Why Do So Many People Seem to Need Multiple Hair Transplants to Reach their Hair Restoration Goals?

Question: This may well be a basic question, but I was wondering why do people usually have multiple hair transplants? Is it because:
  1. The first hair transplant was unable to provide the required number of grafts for decent coverage in the one session so a further procedure was planned.
  2. The first hair transplant gave decent coverage but due to ongoing hair loss a further HT was done. If so is there an average number of years when people will have their next HT?
  3. Both 1 and 2.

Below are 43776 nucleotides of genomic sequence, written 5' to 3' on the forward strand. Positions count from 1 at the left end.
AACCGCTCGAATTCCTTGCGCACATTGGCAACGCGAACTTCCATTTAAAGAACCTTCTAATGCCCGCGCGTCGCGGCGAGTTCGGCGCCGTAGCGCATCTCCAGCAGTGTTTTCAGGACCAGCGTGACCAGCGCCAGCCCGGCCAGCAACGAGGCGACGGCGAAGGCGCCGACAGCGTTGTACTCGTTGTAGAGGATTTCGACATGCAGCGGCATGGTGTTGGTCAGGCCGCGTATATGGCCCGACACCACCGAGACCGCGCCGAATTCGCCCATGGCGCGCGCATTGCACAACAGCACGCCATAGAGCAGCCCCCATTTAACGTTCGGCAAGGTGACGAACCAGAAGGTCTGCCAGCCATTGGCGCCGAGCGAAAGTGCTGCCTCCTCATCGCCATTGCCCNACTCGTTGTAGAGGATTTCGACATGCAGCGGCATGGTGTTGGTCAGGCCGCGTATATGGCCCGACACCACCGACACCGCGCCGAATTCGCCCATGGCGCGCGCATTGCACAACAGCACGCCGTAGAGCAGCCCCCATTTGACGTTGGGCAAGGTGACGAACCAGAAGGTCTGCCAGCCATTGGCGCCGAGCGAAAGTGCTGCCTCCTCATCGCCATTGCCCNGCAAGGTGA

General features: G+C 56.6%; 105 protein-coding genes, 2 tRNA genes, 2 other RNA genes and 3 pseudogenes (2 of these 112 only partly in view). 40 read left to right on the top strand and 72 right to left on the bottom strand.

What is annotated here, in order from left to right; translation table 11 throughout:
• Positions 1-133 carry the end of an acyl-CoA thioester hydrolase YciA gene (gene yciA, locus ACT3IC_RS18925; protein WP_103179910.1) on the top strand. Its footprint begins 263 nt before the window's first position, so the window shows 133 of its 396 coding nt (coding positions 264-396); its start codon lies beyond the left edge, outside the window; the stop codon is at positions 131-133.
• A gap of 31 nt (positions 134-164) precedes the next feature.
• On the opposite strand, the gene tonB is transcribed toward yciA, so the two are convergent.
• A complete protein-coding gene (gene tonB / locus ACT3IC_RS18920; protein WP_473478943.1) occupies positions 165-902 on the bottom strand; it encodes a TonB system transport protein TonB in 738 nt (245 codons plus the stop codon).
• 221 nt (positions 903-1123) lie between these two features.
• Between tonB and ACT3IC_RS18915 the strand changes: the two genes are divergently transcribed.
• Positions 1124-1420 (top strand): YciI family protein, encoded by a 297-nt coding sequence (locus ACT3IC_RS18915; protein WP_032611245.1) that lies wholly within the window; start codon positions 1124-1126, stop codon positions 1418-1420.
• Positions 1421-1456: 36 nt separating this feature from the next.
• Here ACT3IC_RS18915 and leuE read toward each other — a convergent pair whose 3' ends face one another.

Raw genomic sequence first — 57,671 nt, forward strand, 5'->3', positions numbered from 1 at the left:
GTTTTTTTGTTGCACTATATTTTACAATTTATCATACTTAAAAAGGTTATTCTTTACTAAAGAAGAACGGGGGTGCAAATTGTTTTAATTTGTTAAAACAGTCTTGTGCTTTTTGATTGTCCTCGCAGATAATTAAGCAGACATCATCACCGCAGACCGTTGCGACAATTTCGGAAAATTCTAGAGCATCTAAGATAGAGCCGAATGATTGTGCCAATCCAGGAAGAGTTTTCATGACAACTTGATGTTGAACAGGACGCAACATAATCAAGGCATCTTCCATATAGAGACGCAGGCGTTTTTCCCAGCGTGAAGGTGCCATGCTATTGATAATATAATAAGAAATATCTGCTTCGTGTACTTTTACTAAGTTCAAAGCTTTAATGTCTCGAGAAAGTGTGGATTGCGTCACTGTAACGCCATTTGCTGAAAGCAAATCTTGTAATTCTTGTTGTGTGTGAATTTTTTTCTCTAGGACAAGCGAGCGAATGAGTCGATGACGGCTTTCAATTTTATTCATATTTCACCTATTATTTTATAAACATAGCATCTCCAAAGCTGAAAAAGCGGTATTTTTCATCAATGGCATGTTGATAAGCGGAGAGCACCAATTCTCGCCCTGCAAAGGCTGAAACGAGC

What I'm trying to figure out is if I were to have a further hair transplant when am I best to do this? I'm 35, a 6 on the Norwood Scale and recently had my first hair transplant. 3400 via strip. It's only been 6 weeks so I completely understand it's very early to tell the outcome until next year. But I feel I may need a further HT as I may be in the A category. However given my age and limited donor capacity of maybe 3500-4000 grafts, would I be better to wait several years to see how my hair loss progresses? If so what age is best to assess this? I guess this is different in every person depending on the rate of hair loss, but I don't think I have progressed much in the past year or 2. I'm just trying to plan if/when I may be best to have a further HT if needed. Obviously if I'm happy with the outcome then great. But if I'm not then would I be better to get another over and done within the next 18-24 months or wait several years to reassess? Answer: Both of the scenarios you proposed are possible. Very few guys seem to be in the "one and done" category. There are so many factors at play including; the degree of hair loss, the quality and density of available donor hair, the number of grafts the particular clinic is equipped to move in a single session and whether or not the patient is using medical hair loss treatments like Propecia (finasteride) and Rogaine (minoxidil). Many patients will end up having at least two procedures before they meet their hair restoration goals. Your hair transplant surgeon will be better equipped to advise you about how to proceed once your current hair transplant matures. He should have discussed a long-term plan with you that may include medically stabilizing your hair loss as well the potential need for future surgeries. But, generally speaking, you can move forward with a second procedure after one year if you are not satisfied with the outcome and you reserve an adequate donor supply for the future.


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